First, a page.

Keeping Rates Affordable

 

How do LADWP rates compare to other utilities?

Historically, LADWP’s water and electricity rates have been among the lowest in the region when compared to neighboring utilities in Southern California, and the rates will remain competitive after the proposed new rates take effect. The chart below illustrates how much money a typical residential customer in LADWP’s service area has saved compared to customers using the same amount of water and power in neighboring areas and other major cities in the state:

 

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 *Data for the listed utilities only available for FY 15/16 and FY 16/17

 

What is LADWP doing to help customers keep their utility bills low?

LADWP offers a variety of programs and incentives designed to help customers use less water and electricity and save on their utility bills. These programs include rebates and incentives for all customers—single-family and multifamily residential, small and large businesses, and industrial customers—to reduce their water and energy use.

LADWP also has programs that offer free installation of efficiency upgrades for homes and small businesses that can help save electricity, water, and natural gas. More information about ways LADWP can help you conserve can be found at www.ladwp.com/save.

For qualified customers, LADWP will continue offering lower rates through the Low-Income Discount Program and Lifeline Program.

 

What efforts have been made by LADWP to reduce costs?

From February 2011 to June 2014, LADWP implemented a multi-million dollar cost reduction plan to achieve a quick and measurable impact on LADWP’s expenses, and to help keep rates reasonable in light of industry-wide operational, regulatory and financial challenges. 

As of June 2014, LADWP had saved an estimated $467 million over three years in reduced labor costs, refinancing, and other spending cuts. This amount exceeded the target by $8 million.

Additional cost savings going forward include:

  • A new labor contract with LADWP's largest bargaining unit will save $456 million over four years (through FY 2016-17), and an estimated $5 billion over 30 years.
  • Lower cost financing for water and power projects will save approximately $267 million.
  • Continued benchmarking of performance metrics will ensure cost efficiency and accountability.

 View the Benchmarking Phase I Study Presentation.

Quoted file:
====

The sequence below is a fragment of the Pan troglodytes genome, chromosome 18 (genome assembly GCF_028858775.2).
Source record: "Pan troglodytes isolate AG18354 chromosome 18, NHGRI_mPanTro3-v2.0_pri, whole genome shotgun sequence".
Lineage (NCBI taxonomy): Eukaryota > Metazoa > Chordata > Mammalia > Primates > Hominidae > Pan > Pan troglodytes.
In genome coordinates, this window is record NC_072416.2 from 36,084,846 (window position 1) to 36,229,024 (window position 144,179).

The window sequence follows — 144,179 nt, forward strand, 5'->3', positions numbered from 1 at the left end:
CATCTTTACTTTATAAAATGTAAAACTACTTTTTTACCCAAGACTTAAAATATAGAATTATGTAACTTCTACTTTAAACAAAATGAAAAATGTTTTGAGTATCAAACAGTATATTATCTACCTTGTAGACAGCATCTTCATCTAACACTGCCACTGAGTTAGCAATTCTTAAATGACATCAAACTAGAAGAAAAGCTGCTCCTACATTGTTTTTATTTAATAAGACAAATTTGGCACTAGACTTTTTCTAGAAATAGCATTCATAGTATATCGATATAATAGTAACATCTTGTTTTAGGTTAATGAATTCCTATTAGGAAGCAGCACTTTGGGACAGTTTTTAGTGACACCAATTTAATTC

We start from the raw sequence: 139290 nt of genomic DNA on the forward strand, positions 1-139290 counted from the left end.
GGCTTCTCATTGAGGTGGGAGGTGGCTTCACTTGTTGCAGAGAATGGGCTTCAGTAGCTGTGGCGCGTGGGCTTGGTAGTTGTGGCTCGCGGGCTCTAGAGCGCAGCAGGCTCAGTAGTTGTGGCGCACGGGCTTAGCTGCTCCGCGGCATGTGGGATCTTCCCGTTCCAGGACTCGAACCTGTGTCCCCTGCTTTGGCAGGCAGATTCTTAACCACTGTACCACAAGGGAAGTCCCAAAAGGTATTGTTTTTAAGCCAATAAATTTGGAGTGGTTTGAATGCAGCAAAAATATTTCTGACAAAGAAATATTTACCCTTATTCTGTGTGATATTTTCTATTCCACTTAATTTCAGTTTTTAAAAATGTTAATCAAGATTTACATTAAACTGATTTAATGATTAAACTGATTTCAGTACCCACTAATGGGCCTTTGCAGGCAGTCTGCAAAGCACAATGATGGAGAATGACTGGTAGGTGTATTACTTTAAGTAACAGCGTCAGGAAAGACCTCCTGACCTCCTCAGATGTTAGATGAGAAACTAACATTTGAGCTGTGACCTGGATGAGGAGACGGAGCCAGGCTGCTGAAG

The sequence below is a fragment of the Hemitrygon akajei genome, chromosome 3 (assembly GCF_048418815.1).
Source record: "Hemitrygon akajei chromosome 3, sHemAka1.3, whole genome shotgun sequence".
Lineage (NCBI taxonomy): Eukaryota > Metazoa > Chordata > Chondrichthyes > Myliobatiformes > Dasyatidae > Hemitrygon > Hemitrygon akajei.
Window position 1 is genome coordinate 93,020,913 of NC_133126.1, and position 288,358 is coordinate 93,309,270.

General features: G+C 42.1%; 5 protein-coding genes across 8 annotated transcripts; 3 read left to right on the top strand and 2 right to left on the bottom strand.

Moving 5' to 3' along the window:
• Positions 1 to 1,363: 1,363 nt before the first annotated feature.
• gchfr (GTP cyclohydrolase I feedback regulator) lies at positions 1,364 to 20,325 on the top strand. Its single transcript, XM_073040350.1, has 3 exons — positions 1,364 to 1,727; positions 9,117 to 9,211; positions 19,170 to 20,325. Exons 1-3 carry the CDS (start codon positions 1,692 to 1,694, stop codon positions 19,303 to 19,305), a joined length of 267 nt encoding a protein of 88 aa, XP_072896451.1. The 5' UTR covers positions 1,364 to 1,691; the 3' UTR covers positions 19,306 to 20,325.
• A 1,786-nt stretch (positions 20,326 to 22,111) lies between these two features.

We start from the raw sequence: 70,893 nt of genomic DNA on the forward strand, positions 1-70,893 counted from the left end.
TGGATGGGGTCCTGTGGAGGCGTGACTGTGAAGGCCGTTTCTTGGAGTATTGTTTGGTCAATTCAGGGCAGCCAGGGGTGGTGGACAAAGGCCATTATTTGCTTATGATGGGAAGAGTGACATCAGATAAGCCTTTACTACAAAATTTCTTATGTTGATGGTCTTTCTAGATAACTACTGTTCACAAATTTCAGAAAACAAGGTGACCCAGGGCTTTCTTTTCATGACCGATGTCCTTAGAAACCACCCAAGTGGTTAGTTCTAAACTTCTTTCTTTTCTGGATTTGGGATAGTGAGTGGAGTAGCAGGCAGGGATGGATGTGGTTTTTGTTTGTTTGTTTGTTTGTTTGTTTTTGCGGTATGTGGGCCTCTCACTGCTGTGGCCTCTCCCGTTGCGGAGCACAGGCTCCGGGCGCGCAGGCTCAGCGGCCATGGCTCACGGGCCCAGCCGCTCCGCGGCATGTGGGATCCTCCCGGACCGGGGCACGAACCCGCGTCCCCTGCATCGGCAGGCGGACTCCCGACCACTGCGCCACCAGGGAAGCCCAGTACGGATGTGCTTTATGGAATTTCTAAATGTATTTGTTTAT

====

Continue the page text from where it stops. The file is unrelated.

WATER RATES 

How do past and future water rates measure up?

We are working very hard to keep water rates as low as possible.  Our residential customers enjoy very competitive water rates. However, the cost of water is increasing throughout California, but we are putting our customers first by cutting costs and making smart investments.  These efforts have allowed us to keep rate increases to a minimum over time compared to other major water systems in California. After the proposed rate changes over the next two fiscal years, water rates in L.A. will remain lower than those in the region and around the state.

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*Based on available information for the water utilities listed for FY 2015-16 and FY 2016-17. Rates information not available for subsequent years for these utilities.

 

POWER RATES

How do past and future power rates measure up?

Historically, LADWP’s electricity rates have been lower than similar power utilities in the region and state but the cost of electricity is increasing throughout California. With electricity demand growing in Los Angeles, and mandates to reduce greenhouse gas emissions and increase renewable energy in our power mix, LADWP changed its electric pricing structure to promote energy conservation and efficiency during the high-demand months of summer. Even with these adjustments, our residential customers enjoy some of the best electricity rates in California and will remain low after the proposed rate changes.

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 *Based on available information for the power utilities listed for FY 2015-16 and FY 2016-17. Rates information not available for subsequent years for these utilities.

 

How do power rates compare for commercial and industrial customers?

Power Rate Comparison
January 2015

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